Merchants of Doubt: review and reflections
Merchants of Doubt
How a Handful of Scientists Obscured the Truth on Issues from Tobacco Smoke to Global Warming
Naomi Oreskes and Erik M Conway
June 2010, 368 pp, Bloomsbury Press
This is a very good book. It is well written and a clear exposition of the authors’ case, describing how a few scientists involved in US military programs during the cold war then shifted their expertise into selling doubt to preserve the markets of the free world from interference on health or environmental grounds. The chapters deal with the strategic defense initiative, acid rain, the ozone hole, second-hand smoke, global warming and the recent attacks on Rachel Carson’s legacy from Silent Spring. The main merchants of doubt Oreskes and Conway name are Frederick Seitz and Fred Singer, William Nierenberg and Robert Jastrow. Others joined in later on.
The basic strategy of sowing scientific doubt to preserve profit was developed by the tobacco industry in the 1950s. Frederick Seitz was intimately involved. SDI was the impetus for a larger scale attack on scientific efforts to describe environmental risks such nuclear winter and the population-ecology links being made by Paul Erlich and others. Seitz was the lynch-pin, but when acid rain and ozone issues became policy issues, the other players became involved. Their strategy was to dilute the science in order to delay action. In each of these cases, a concerted and deliberate effort was made to sow the seeds of public doubt, using scientific-sounding think tanks and providing ‘balance’ to controversial scientific research. Assisted by a willing media in some quarters, who willingly provided polemic and more generally by the media at large, who were reporting disagreement as news, doubt was being sown, reaching from the White House to the major news outlets in America and across the western world.
Industry abetted this effort specifically around second-hand smoke and global warming, funding specific strategies to sow doubt, for which the authors provide documentary evidence. They funded think tanks, conferences and reports to put ‘the other side’ of the story. Op-eds by the scientists themselves and sympathetic columnists in major news outlets promoted ‘the other side’ as viable alternatives to mainstream science. By and large, the strategy has been successful as a delaying tactic. Legislation on second-hand smoke was delayed for some years until the evidence of risk to innocents, particularly children, became overwhelming. The case for policy on global warming is still being delayed. Finally, the lies around Rachel Carson and the banning of DDT continue to gain currency, as being document by Tim Lambert at Deltoid and others.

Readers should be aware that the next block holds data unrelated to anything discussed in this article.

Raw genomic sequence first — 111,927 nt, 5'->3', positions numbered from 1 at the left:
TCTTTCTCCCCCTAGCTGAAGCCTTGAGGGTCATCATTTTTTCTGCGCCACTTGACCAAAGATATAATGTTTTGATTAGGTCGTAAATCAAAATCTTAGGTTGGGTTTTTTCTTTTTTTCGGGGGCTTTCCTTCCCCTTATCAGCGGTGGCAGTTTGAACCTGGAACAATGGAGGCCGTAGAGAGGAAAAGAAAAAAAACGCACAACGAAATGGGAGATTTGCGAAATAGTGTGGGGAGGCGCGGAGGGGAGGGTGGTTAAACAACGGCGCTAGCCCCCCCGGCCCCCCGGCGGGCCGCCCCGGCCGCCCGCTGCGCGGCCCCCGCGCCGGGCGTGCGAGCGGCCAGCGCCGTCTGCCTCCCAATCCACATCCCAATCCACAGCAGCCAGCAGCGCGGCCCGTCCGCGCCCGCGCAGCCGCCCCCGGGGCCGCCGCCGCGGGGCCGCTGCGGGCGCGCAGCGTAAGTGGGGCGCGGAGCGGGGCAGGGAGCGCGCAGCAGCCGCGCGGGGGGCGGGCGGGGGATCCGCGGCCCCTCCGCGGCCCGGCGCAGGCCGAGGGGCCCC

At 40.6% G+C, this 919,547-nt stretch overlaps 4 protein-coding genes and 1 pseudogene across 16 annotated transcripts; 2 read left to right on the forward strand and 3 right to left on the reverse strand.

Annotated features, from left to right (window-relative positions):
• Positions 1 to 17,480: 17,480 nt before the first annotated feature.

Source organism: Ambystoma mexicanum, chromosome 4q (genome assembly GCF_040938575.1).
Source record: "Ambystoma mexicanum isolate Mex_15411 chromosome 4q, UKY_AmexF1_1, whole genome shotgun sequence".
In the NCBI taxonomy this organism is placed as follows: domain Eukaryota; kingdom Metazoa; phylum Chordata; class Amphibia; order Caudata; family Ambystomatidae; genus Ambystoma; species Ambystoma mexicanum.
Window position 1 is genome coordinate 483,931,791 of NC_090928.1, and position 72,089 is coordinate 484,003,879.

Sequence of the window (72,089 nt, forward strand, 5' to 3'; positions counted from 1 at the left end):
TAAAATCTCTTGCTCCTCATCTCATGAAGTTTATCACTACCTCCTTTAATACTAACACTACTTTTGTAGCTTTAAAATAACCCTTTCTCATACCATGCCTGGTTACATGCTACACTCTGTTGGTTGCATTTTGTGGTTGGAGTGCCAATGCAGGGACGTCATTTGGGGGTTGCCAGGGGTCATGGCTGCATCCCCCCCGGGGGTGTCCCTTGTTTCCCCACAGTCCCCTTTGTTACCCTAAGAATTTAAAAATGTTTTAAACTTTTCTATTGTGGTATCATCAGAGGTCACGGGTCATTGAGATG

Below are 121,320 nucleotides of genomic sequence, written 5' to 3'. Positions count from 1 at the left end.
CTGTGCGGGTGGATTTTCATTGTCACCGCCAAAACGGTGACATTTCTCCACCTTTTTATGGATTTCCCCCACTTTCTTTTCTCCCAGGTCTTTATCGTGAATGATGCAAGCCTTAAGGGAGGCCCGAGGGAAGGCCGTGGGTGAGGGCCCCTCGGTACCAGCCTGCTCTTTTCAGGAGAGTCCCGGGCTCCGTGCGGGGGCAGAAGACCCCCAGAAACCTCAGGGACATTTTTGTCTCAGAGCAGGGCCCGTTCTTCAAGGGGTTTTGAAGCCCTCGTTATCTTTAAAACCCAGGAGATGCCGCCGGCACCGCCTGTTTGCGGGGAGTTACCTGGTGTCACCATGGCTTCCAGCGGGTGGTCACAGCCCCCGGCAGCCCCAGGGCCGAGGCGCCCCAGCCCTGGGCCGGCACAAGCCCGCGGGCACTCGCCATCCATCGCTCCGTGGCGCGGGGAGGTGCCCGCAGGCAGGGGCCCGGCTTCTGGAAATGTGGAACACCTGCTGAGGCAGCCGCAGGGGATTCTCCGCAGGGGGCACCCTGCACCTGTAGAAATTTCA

The book is controversial because it not only documents what occurred but builds a case as to why the merchants of doubt acted in the way they did. By imputing motive to their actions, the book moves onto why a handful of scientists obscured the truth on issues from tobacco smoke to global warming. This is not where science history usually goes and is fuelling outrage and derision from opponents. But the authors prosecute a very strong case.
They also detail the style of argument used very well providing insights into the modus operandi of organised denial. Mirroring as a style of argument, for example accusations about scientific conspiracy; “If we’re doing it, they must be doing it, too” becomes an unconscious admittance to the charges being made about global warming being an organised charade of the scientific establishment in order to influence global governance.
If I have to quibble, it would be around the role of DuPont in the ozone hole issue, where as the largest manufacturer of CFCs, DuPont organised a phase out of chemicals in favour of what turned out to be more efficient replacements. This was pretty much glossed over. However, a technological fix was readily available and the delay was in industrial turnover. This is an example where industry can and does, responds to the scientific evidence and plays a positive role. Perhaps the subject for another book.
The publishers have also ensured that no-one who subscribes to the world view of free-markets unhindered by environmental regulation or governance will be persuaded by the book, carrying endorsements by Al Gore, Elizabeth Kolbert and Bill McKibben.